Life Expectancy at birth (years)83.0
Mortality by preventable causes ( per 100,000)180
Prevalence of Diabetes (% of adults)5.6
Infant Mortality ( per 1000 live births)3.3
Smokers (% of over 15 yo population)11.2
Doctors per 1000 population3.8
Nurses per 1000 population12.2
Doctor consultations (no. per year )7.3
Suicide (per 100,000)12.3
Health spend (USD annuaL per capita)4919
For most factors, Australia has a more favourable result than the average of the 38 OECD members. As new treatments are developed it is expected that improvements to the health system
will benefit, however, the industry must not only develop the new technologies but must be prepared to deal with emerging pandemics as they arise, which is not an easy task.
There is room for improvement, both in the treatment of the current ailments but more importantly, in anticipation of new medical problems.
It is relevant to consider the performance of all sectors of the economy in the response to the debilitating Covid which very quickly permeated the whole world in 2020 to 2023, and it may well be preparing further attacks. The performance by the medical fraternity seems to be exemplary, from the development and distribution of vaccines, however the performance of the authorities left a lot to be desired, not just in Australia, as it seemed to be worldwide problem. But it was a good lesson in demonstrating what is required in an emergency, and hopefully we will have learned a lesson.
9. TECHNOLOGY DEVELOPMENTIt would appear that the world is about to undergo another leap in technology use. There is an unprecedented range of technologies being considered, formulated, developed, installed, and implemented, and it is most likely that this will continue. The difficulty is that the end user will be left behind and just as importantly, the redevelopment and improvement of existing technology will not be improved and updated, as all the focus will be on the new technology.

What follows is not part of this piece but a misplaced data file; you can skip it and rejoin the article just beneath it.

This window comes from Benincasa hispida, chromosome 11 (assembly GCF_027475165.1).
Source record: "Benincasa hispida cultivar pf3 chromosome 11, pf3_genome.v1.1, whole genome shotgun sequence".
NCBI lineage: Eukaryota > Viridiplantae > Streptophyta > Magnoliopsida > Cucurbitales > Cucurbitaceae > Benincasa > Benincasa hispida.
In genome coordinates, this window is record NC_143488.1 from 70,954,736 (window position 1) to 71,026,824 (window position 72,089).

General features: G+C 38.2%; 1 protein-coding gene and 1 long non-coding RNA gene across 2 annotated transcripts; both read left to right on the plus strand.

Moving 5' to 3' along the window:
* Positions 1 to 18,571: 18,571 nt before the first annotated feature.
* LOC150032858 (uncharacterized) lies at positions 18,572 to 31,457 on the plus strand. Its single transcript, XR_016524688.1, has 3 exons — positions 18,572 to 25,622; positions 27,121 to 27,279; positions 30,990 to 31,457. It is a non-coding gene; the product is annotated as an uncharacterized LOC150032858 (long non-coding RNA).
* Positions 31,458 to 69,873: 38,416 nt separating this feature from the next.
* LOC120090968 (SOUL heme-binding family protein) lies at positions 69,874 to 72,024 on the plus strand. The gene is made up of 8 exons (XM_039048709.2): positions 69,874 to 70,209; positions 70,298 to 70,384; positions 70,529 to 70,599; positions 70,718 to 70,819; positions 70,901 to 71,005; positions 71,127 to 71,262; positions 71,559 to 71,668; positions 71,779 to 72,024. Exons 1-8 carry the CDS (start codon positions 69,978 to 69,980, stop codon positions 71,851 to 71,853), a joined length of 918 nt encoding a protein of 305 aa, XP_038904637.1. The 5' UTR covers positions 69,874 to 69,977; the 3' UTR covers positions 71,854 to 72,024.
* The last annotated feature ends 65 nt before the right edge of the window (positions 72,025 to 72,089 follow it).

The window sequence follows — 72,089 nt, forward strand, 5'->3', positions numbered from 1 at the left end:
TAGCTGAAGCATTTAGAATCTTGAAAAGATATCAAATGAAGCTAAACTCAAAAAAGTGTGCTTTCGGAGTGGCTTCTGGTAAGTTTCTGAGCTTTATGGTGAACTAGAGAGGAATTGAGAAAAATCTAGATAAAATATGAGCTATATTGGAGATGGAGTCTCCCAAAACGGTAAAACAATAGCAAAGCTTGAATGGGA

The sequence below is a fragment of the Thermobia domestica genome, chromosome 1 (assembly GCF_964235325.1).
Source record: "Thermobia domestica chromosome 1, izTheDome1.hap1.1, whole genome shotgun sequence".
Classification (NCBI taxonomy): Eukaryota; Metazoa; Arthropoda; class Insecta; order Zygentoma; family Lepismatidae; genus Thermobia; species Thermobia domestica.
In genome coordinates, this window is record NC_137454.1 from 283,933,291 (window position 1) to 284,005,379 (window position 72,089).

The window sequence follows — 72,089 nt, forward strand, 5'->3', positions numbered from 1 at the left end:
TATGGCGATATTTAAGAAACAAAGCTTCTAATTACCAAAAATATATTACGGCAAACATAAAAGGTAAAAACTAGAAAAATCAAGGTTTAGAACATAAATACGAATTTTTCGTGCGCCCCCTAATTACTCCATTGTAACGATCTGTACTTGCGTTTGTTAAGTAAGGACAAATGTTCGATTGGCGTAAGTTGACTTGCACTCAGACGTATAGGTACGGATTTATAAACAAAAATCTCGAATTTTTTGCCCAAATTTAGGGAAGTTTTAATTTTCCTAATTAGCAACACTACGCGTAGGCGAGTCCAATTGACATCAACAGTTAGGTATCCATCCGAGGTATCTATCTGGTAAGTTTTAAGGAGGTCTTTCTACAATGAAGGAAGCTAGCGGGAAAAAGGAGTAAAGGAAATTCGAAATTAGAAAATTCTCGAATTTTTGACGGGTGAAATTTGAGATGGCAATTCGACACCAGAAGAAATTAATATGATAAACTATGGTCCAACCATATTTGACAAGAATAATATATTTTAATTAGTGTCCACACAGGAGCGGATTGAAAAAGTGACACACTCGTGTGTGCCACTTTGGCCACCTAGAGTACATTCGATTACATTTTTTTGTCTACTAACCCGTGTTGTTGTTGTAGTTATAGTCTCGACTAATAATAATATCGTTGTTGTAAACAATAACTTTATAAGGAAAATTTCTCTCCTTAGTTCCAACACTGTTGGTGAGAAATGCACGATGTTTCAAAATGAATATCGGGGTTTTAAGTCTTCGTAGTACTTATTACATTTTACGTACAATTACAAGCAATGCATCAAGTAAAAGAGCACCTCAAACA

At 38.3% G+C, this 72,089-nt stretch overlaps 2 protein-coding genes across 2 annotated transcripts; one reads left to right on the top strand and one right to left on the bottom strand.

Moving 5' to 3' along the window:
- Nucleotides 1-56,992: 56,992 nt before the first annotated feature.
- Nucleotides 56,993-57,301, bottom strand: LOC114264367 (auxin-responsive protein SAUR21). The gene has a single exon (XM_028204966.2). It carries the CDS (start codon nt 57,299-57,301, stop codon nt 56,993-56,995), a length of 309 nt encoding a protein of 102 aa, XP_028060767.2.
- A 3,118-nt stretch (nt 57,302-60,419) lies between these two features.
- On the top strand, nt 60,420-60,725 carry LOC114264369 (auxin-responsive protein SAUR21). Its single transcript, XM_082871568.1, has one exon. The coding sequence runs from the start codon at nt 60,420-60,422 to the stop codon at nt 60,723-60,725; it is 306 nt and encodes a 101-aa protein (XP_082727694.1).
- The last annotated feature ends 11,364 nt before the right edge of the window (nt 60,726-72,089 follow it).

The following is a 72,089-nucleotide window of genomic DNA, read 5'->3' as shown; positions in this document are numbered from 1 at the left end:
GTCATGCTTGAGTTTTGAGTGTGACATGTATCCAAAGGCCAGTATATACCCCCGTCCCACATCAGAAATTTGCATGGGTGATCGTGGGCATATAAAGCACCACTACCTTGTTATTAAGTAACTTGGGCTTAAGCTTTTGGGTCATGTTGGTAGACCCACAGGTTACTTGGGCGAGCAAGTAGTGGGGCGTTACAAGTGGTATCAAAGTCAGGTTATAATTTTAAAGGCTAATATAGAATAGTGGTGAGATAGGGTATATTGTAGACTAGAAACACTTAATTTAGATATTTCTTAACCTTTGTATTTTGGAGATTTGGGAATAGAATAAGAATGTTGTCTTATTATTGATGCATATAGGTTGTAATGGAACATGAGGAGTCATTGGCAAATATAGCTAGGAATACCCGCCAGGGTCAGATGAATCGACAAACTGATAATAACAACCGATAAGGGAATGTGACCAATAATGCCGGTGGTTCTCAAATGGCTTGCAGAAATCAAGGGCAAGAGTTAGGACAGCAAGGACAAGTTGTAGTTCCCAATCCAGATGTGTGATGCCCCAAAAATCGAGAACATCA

There will be wide ranging technologies ranging from reasonably small and personal through to the “earth shattering” which will be large and likely to be really intrusive, and not be able to be ignored, and we are seeing the beginnings of it already with the development of Crypto Currency and AI, and their offshoots. It will entail a wide range of endeavours, which at this stage, it is impossible to predict or even imagine the extent of the development.
Crime in Australia is rarely regarded as a significant issue, but it is worth considering it as a factor in the longer-term development of Australia, so research has been undertaken to compare with the OECD countries.
The European Institute for Crime Prevention and Control has obtained information from a number of sources and published the results, and only those OECD countries have been
The rate of offences is the annual frequency in which the police make an arrest per 100,000 people, and the rank is the position Australia holds in comparison to 36 other OECD countries. In comparison with our OECD peers, Australia has some improvements to be made in some sectors.
11. SOCIAL CONTRACTThe social contract is changing, and we can see it in other countries, as examples
In USA, the rise of extremism is reportedly based on lies and mistruths, and is certainly disruptive to the democratic processes,
In Israel and Palestine where one country is completely dominating the other, with little regard for the rights of the people, nor democratic rights,
And in Australia, The Scanlon-Monash Index of Social Cohesion provides a measure of social well being, and in the latest report the index of social cohesion is the lowest on record.
The potential for the rise of divisions in the population seems to be developing, and if it continues along this path the “she’ll be right” thinking will disappear along with other attributes which make this country so attractive.